Cigarette and drugstore beetles

The drugstore (a) and cigarette beetles are two of the most common stored product-infesting beetles.

The drugstore (a) and cigarette beetles are two of the most common stored product-infesting beetles.

The cigarette and drugstore beetles (Coleoptera: Anobiidae) are two of the most common pests of stored products in homes. Both species are found throughout the world. The cigarette beetle, Lasioderma serricorne (Fabricius)(Fig. B), is common throughout tropical and subtropical regions, and is commonly found in heated buildings in temperate areas. The drugstore beetle, Stegobium paniceum (Linnaeus) (Fig. A), is characteristically more temperate than tropical.


Cigarette and drugstore beetles resemble other anobiid beetles, including the anobiid powderpost beetle. Adult beetles are rounded in profile, oval shaped, light-brown color, 1/16-1/8 inch-long. A hood-like shield (prothorax) encloses and conceals the head when viewed from above. The femora of each hind leg retracts into a groove in hind coxa.

Cigarette and drugstore beetles can be distinguished by grooving on the wing covers and by their antennal shape. The drugstore beetle’s wing covers possess distinct striae, or grooves, and its antennae are clubbed with three elongated and broadened segments at the tips. The wing covers of cigarette beetles are very smooth, without distinct grooves; and the antennal segments are sawlike, or serrate.

Mature larvae are up to 3/16 inch-long, white, c-shaped and almost cylindrical, with all body segments similar in size. Each leg has 4-segments. Hairs, or setae, covering the bodies of larval cigarette beetles are longer and more apparent than those on drugstore beetle larvae.


These two species are among the most common stored product pests in Texas homes. They feed on all kinds of plant material including tobacco, seeds, grain, nuts, beans, spices, cottonseed meal, dried fruits and vegetables, flour, spices, and dried herbarium specimens. Animal products such as dead insects, dried fish and fish meal, and leather may also be attacked. On grains, these insects are classified as external feeders. Adults and larvae feed primarily on the outside of the grain, though they may also chew through the outer coat and devour the insides. Both species are among the most common stored product pests both in homes and in commercial food processing and distribution facilities, worldwide.  Neither of these beetles bite.


Females lay up to 100 eggs over a 6-20 day period in crevices, folds, or depressions in their food. The time needed to develop depends on the food source and other environmental conditions, but ranges from 26 to over 100 days (commonly, 30-50 days). Optimal conditions for development are 70-80% RH, and temperatures between 68° and 86°F. Development generally ceases below 59°F and above 94°F.

The number of larval instars ranges from four to six. Newly hatched larvae are very active and can enter food packaging through very small holes, including minute seams around lids of spice containers. Pupation occurs in loosely constructed pupal cells within the food source. Adults of both species can fly.


The keys to managing an infestation of cigarette or drugstore beetles include good sanitation, early detection and locating and destroying infested materials.  Insecticides alone are rarely effective. Check all stored food packages and potential food items listed above, and discard any infested food products that you find. Other places to look:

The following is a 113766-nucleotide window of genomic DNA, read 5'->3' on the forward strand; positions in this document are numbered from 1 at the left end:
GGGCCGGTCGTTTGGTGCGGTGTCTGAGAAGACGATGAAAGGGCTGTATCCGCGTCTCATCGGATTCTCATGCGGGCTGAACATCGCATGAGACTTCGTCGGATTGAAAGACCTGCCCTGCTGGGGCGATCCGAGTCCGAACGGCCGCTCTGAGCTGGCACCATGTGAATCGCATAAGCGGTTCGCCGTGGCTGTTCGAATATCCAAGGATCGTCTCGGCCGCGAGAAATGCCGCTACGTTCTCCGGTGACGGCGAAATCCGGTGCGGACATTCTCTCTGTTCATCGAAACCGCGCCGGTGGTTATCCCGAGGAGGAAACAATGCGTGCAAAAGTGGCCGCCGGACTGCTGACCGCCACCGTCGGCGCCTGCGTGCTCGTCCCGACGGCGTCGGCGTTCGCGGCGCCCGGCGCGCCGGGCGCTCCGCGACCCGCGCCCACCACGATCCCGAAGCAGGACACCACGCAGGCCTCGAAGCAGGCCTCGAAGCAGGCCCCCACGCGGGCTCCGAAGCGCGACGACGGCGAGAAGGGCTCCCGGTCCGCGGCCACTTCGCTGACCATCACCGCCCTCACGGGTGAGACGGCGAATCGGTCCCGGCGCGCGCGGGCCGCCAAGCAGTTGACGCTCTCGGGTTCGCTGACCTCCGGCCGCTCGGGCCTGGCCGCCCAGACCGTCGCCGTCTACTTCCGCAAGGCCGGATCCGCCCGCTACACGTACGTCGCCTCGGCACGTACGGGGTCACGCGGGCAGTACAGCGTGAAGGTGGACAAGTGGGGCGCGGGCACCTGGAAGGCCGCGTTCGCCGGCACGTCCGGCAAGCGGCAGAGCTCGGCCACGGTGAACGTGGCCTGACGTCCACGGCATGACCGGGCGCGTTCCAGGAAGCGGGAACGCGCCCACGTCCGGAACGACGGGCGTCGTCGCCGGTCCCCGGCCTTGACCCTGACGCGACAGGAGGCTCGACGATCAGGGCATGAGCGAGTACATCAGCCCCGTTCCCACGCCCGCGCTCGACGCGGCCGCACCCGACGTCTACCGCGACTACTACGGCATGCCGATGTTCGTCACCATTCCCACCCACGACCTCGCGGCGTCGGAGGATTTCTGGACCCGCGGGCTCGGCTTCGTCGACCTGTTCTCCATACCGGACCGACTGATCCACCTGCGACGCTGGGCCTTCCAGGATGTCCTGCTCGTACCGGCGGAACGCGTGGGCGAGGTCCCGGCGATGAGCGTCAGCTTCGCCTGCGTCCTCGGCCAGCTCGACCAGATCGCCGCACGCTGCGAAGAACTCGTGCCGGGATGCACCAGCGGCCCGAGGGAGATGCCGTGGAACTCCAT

• Pet foods are common sources of infestation. In addition to checking product bags, look in difficult to clean areas, where pet food or bird seed may have spilled.
  • Old school art projects involving beans, nuts or seeds
  • Forgotten bags of pecans, other nuts
  • Spices, potpourri, other dried plant material
  • Cigarettes, pipe tobacco
  • If your home has been previously infested with a mouse or rat, old rodent nests can be infested. Rodents often hoard food, such as seed or dog food, in their nests. After the rodents leave or are controlled, the food in abandoned nests can be the source of a difficult-to-locate infestation.
  • Rodent bait.  Bait packets thrown in corners of attic or crawl space can be a source years after placement.

Heat treatment is routinely employed against these and other insect pests in museums when receiving new artifacts, like herbarium specimens. Heating artifacts to 125°F for two to four hours, or freezing infested materials at 0°F for six days, is generally sufficient to kill all life stages of anobiid beetles. Small quantities of pet food may be dis-infested by placing in a cold freezer for two weeks. Pet food treated in this manner can then be safely fed to pets.

Dried flower arrangements can be protected to some extent by treating storage containers with a desiccant dust like silica aerogel or diatomaceous earth. Dust the box or container lightly before placing the flowers inside.

Pheromone traps have been developed for both species. These traps use a special sex-scent to attract male beetles. Effectiveness of these traps can be enhanced by placing them near windows or other light sources. In commercial operations pheromone traps can be used to determine where infestations are located and when aerosol applications of pesticides may be needed. Aerosol applications of insecticides like pyrethrins or resmethrin can suppress adult cigarette beetle populations temporarily, but do not eliminate larval infestations.

For more information

For more information about stored product pests, see Extension leaflet E-486, Pantry and Fabric Pests in the Home. Pheromone traps for these beetles can be purchased online from a variety of vendors.

Images courtesy U.S. Department of Agriculture.


Michael Merchant, Ph.D., Professor and Extension Urban Entomologist, Texas AgriLife Extension Service

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